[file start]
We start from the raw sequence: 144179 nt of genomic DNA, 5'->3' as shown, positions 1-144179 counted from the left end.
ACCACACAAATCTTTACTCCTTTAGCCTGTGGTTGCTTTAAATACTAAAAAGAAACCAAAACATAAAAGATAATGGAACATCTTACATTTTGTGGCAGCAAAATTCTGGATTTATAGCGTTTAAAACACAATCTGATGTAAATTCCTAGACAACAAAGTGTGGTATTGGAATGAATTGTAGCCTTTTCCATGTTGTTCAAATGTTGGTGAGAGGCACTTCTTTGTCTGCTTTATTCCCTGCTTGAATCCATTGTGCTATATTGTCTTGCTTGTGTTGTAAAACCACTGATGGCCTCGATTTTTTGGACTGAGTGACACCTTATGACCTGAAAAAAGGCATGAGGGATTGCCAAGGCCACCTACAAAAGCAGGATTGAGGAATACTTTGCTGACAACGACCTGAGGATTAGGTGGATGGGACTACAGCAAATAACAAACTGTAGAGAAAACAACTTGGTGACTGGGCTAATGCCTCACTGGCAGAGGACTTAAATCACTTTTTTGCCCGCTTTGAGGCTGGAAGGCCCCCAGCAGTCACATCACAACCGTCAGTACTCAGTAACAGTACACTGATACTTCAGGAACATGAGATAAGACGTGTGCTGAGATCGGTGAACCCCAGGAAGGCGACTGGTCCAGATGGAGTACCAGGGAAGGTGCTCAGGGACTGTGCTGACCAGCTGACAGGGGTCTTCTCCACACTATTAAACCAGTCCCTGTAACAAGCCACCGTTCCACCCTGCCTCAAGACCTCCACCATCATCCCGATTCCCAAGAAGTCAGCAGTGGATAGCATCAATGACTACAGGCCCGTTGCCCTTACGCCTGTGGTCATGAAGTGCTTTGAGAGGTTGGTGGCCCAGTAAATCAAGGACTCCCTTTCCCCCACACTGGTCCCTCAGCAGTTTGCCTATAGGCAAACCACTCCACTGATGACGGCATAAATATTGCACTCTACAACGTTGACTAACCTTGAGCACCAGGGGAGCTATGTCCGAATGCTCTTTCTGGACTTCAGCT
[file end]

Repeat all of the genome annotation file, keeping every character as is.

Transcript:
We start from the raw sequence: 144179 nt of genomic DNA, 5'->3' as shown, positions 1-144179 counted from the left end.
ACCACACAAATCTTTACTCCTTTAGCCTGTGGTTGCTTTAAATACTAAAAAGAAACCAAAACATAAAAGATAATGGAACATCTTACATTTTGTGGCAGCAAAATTCTGGATTTATAGCGTTTAAAACACAATCTGATGTAAATTCCTAGACAACAAAGTGTGGTATTGGAATGAATTGTAGCCTTTTCCATGTTGTTCAAATGTTGGTGAGAGGCACTTCTTTGTCTGCTTTATTCCCTGCTTGAATCCATTGTGCTATATTGTCTTGCTTGTGTTGTAAAACCACTGATGGCCTCGATTTTTTGGACTGAGTGACACCTTATGACCTGAAAAAAGGCATGAGGGATTGCCAAGGCCACCTACAAAAGCAGGATTGAGGAATACTTTGCTGACAACGACCTGAGGATTAGGTGGATGGGACTACAGCAAATAACAAACTGTAGAGAAAACAACTTGGTGACTGGGCTAATGCCTCACTGGCAGAGGACTTAAATCACTTTTTTGCCCGCTTTGAGGCTGGAAGGCCCCCAGCAGTCACATCACAACCGTCAGTACTCAGTAACAGTACACTGATACTTCAGGAACATGAGATAAGACGTGTGCTGAGATCGGTGAACCCCAGGAAGGCGACTGGTCCAGATGGAGTACCAGGGAAGGTGCTCAGGGACTGTGCTGACCAGCTGACAGGGGTCTTCTCCACACTATTAAACCAGTCCCTGTAACAAGCCACCGTTCCACCCTGCCTCAAGACCTCCACCATCATCCCGATTCCCAAGAAGTCAGCAGTGGATAGCATCAATGACTACAGGCCCGTTGCCCTTACGCCTGTGGTCATGAAGTGCTTTGAGAGGTTGGTGGCCCAGTAAATCAAGGACTCCCTTTCCCCCACACTGGTCCCTCAGCAGTTTGCCTATAGGCAAACCACTCCACTGATGACGGCATAAATATTGCACTCTACAACGTTGACTAACCTTGAGCACCAGGGGAGCTATGTCCGAATGCTCTTTCTGGACTTCAGCT